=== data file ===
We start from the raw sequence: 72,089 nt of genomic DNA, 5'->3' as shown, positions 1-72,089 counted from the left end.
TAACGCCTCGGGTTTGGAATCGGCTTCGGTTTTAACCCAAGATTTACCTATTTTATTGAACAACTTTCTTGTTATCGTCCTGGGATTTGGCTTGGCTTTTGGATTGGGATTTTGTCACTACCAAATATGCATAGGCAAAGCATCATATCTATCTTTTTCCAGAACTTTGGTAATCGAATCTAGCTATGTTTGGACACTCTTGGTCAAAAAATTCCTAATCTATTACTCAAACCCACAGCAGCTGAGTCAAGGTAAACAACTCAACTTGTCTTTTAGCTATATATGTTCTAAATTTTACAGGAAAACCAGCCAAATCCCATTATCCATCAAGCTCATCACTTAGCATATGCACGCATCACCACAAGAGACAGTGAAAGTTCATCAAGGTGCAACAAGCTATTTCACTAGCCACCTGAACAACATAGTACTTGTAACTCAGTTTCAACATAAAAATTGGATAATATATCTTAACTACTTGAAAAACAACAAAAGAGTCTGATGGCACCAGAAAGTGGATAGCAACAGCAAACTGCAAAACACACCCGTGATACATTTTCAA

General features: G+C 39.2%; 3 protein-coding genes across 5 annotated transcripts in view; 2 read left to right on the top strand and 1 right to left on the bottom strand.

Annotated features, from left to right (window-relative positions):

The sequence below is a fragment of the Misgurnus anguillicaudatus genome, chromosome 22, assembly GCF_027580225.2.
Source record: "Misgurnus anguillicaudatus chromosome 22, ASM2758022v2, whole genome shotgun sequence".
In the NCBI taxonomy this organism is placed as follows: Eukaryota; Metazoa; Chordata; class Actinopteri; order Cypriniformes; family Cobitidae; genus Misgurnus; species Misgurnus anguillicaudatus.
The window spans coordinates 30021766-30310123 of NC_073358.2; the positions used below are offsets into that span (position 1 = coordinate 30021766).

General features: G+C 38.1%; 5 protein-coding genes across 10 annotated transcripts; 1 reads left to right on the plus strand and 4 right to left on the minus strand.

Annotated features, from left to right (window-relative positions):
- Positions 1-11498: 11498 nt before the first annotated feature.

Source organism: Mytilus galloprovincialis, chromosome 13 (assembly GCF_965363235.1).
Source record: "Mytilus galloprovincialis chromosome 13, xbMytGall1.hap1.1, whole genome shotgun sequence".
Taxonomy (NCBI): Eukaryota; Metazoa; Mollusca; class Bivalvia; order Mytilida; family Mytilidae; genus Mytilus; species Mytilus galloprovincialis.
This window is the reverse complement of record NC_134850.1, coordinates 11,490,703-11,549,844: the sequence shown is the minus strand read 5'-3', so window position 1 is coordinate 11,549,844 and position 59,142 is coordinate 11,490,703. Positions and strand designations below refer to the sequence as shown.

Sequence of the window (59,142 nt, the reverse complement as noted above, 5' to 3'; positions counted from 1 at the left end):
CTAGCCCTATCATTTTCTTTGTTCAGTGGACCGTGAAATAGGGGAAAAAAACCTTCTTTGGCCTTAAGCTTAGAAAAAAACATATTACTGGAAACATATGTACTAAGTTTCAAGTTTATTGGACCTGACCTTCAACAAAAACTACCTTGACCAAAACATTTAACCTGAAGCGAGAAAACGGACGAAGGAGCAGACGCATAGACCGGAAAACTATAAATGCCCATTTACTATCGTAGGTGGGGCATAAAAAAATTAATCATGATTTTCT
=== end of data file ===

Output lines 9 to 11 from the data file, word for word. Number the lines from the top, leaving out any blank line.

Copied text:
General features: G+C 38.1%; 5 protein-coding genes across 10 annotated transcripts; 1 reads left to right on the plus strand and 4 right to left on the minus strand.

Annotated features, from left to right (window-relative positions):
- Positions 1-11498: 11498 nt before the first annotated feature.